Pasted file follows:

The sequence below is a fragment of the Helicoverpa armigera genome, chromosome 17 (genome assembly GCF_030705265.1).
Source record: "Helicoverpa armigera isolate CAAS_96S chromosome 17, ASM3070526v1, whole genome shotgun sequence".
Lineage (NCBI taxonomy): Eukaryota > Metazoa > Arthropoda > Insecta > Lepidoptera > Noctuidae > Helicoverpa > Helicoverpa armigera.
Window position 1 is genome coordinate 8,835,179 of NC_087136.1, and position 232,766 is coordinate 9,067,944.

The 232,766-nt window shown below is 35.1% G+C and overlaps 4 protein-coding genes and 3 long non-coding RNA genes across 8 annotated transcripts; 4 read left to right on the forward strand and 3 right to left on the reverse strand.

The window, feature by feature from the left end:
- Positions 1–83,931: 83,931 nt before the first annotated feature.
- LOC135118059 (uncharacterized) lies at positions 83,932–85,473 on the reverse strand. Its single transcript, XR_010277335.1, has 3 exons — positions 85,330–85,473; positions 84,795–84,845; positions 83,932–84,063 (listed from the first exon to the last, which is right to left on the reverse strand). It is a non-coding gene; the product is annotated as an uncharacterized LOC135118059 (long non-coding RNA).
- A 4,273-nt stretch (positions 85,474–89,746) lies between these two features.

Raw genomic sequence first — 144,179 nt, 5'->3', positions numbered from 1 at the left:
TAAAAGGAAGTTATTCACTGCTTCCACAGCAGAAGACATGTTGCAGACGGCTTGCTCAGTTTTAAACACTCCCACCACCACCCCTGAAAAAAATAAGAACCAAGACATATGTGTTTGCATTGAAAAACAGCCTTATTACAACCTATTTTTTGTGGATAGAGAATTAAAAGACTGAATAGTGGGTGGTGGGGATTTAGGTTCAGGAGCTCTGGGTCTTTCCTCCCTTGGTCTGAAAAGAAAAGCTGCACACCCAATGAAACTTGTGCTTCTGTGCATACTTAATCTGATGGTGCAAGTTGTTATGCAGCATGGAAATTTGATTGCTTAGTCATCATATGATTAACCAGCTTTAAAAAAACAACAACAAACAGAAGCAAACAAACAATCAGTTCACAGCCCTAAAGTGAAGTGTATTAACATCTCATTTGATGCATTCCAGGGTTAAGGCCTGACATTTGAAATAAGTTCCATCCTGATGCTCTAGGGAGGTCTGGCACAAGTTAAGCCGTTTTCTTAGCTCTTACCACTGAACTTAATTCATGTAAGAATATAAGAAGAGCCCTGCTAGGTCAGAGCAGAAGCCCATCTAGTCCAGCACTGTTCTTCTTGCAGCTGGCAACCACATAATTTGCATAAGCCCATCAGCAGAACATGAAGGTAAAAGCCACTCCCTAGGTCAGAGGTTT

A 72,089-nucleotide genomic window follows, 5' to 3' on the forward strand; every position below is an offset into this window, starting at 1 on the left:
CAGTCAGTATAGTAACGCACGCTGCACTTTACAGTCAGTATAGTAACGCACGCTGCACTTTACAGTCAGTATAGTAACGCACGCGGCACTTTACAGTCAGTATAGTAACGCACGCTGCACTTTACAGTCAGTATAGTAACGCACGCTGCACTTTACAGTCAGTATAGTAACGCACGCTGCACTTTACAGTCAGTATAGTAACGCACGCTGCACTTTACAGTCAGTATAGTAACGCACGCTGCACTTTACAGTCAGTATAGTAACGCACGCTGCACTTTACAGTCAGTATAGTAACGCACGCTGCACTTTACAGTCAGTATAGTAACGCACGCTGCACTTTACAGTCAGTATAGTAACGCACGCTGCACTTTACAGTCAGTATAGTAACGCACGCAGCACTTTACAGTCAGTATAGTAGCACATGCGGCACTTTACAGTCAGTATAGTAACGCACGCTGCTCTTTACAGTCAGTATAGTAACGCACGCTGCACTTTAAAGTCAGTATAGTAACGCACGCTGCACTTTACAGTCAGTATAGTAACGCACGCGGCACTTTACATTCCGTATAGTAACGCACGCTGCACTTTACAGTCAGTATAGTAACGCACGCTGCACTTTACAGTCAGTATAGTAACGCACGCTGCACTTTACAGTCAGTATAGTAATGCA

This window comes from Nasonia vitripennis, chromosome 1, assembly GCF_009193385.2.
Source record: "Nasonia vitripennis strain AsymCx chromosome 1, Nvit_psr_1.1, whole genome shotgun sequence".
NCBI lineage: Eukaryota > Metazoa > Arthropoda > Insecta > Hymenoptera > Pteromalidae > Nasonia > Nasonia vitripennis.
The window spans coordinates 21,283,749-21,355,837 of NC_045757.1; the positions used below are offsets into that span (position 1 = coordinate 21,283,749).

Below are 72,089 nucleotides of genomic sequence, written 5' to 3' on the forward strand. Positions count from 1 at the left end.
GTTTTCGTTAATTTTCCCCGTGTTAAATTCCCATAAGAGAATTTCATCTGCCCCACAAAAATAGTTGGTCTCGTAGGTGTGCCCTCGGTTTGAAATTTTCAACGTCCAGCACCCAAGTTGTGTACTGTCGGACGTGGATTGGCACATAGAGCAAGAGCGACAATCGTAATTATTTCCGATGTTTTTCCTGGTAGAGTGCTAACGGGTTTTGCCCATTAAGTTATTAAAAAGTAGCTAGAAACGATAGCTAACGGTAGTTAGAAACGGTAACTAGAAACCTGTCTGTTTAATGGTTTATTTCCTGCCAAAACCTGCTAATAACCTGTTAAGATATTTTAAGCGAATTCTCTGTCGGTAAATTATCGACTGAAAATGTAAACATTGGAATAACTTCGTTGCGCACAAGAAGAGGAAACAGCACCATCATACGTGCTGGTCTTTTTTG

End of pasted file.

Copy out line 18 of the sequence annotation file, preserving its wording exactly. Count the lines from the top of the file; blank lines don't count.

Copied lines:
Below are 72,089 nucleotides of genomic sequence, written 5' to 3' on the forward strand. Positions count from 1 at the left end.